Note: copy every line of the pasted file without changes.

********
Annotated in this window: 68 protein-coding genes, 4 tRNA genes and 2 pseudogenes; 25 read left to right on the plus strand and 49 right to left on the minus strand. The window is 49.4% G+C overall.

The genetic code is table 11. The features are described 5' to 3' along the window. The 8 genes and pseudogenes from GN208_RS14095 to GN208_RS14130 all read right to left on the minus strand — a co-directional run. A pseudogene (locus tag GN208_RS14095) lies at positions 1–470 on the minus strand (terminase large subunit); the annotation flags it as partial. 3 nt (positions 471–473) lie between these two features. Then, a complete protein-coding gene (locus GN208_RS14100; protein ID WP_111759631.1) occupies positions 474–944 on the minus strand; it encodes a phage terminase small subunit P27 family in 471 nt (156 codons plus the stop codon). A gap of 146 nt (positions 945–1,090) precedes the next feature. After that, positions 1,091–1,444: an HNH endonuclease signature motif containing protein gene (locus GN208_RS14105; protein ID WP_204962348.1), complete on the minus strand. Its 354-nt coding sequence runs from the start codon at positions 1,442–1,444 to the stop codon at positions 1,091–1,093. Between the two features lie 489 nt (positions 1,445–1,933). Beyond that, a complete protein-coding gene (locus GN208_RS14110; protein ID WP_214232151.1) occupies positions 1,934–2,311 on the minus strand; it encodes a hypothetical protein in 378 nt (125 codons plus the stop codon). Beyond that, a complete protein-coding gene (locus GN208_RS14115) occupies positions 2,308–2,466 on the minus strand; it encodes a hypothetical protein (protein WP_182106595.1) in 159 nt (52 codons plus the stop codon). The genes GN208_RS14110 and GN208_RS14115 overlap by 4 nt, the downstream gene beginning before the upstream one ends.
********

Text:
Annotated in this window: 68 protein-coding genes, 4 tRNA genes and 2 pseudogenes; 25 read left to right on the plus strand and 49 right to left on the minus strand. The window is 49.4% G+C overall.

The genetic code is table 11. The features are described 5' to 3' along the window. The 8 genes and pseudogenes from GN208_RS14095 to GN208_RS14130 all read right to left on the minus strand — a co-directional run. A pseudogene (locus tag GN208_RS14095) lies at positions 1–470 on the minus strand (terminase large subunit); the annotation flags it as partial. 3 nt (positions 471–473) lie between these two features. Then, a complete protein-coding gene (locus GN208_RS14100; protein ID WP_111759631.1) occupies positions 474–944 on the minus strand; it encodes a phage terminase small subunit P27 family in 471 nt (156 codons plus the stop codon). A gap of 146 nt (positions 945–1,090) precedes the next feature. After that, positions 1,091–1,444: an HNH endonuclease signature motif containing protein gene (locus GN208_RS14105; protein ID WP_204962348.1), complete on the minus strand. Its 354-nt coding sequence runs from the start codon at positions 1,442–1,444 to the stop codon at positions 1,091–1,093. Between the two features lie 489 nt (positions 1,445–1,933). Beyond that, a complete protein-coding gene (locus GN208_RS14110; protein ID WP_214232151.1) occupies positions 1,934–2,311 on the minus strand; it encodes a hypothetical protein in 378 nt (125 codons plus the stop codon). Beyond that, a complete protein-coding gene (locus GN208_RS14115) occupies positions 2,308–2,466 on the minus strand; it encodes a hypothetical protein (protein WP_182106595.1) in 159 nt (52 codons plus the stop codon). The genes GN208_RS14110 and GN208_RS14115 overlap by 4 nt, the downstream gene beginning before the upstream one ends.